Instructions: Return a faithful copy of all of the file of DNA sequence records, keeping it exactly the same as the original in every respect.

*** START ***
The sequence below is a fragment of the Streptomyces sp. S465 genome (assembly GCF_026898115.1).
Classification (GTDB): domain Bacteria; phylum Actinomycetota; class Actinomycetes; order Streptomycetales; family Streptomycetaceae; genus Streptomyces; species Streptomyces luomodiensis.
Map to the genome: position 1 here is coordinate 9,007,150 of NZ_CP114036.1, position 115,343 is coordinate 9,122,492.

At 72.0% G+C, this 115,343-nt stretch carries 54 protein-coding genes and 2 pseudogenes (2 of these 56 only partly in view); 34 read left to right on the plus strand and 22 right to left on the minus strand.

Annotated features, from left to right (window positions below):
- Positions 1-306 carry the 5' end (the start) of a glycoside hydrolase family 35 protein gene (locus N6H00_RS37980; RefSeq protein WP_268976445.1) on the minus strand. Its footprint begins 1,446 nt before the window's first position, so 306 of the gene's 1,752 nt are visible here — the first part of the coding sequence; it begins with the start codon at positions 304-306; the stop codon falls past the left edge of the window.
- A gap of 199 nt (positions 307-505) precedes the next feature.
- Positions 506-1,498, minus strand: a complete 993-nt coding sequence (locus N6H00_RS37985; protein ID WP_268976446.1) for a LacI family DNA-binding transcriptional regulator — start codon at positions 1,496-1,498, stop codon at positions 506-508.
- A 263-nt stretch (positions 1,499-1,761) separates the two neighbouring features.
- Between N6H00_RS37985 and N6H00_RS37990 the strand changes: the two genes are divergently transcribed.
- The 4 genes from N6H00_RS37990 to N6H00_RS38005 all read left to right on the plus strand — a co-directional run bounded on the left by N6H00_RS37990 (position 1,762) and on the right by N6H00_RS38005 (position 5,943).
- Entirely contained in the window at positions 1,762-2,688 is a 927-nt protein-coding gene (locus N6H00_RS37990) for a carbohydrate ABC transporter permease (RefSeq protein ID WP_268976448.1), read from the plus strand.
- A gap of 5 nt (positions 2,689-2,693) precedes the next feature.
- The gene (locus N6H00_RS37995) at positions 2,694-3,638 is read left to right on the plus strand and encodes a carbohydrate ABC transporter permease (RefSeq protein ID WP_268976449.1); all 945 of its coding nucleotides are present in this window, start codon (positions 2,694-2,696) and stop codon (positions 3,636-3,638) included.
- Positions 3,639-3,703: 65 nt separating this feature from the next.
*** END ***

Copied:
The sequence below is a fragment of the Streptomyces sp. S465 genome (assembly GCF_026898115.1).
Classification (GTDB): domain Bacteria; phylum Actinomycetota; class Actinomycetes; order Streptomycetales; family Streptomycetaceae; genus Streptomyces; species Streptomyces luomodiensis.
Map to the genome: position 1 here is coordinate 9,007,150 of NZ_CP114036.1, position 115,343 is coordinate 9,122,492.

At 72.0% G+C, this 115,343-nt stretch carries 54 protein-coding genes and 2 pseudogenes (2 of these 56 only partly in view); 34 read left to right on the plus strand and 22 right to left on the minus strand.

Annotated features, from left to right (window positions below):
- Positions 1-306 carry the 5' end (the start) of a glycoside hydrolase family 35 protein gene (locus N6H00_RS37980; RefSeq protein WP_268976445.1) on the minus strand. Its footprint begins 1,446 nt before the window's first position, so 306 of the gene's 1,752 nt are visible here — the first part of the coding sequence; it begins with the start codon at positions 304-306; the stop codon falls past the left edge of the window.
- A gap of 199 nt (positions 307-505) precedes the next feature.
- Positions 506-1,498, minus strand: a complete 993-nt coding sequence (locus N6H00_RS37985; protein ID WP_268976446.1) for a LacI family DNA-binding transcriptional regulator — start codon at positions 1,496-1,498, stop codon at positions 506-508.
- A 263-nt stretch (positions 1,499-1,761) separates the two neighbouring features.
- Between N6H00_RS37985 and N6H00_RS37990 the strand changes: the two genes are divergently transcribed.
- The 4 genes from N6H00_RS37990 to N6H00_RS38005 all read left to right on the plus strand — a co-directional run bounded on the left by N6H00_RS37990 (position 1,762) and on the right by N6H00_RS38005 (position 5,943).
- Entirely contained in the window at positions 1,762-2,688 is a 927-nt protein-coding gene (locus N6H00_RS37990) for a carbohydrate ABC transporter permease (RefSeq protein ID WP_268976448.1), read from the plus strand.
- A gap of 5 nt (positions 2,689-2,693) precedes the next feature.
- The gene (locus N6H00_RS37995) at positions 2,694-3,638 is read left to right on the plus strand and encodes a carbohydrate ABC transporter permease (RefSeq protein ID WP_268976449.1); all 945 of its coding nucleotides are present in this window, start codon (positions 2,694-2,696) and stop codon (positions 3,636-3,638) included.
- Positions 3,639-3,703: 65 nt separating this feature from the next.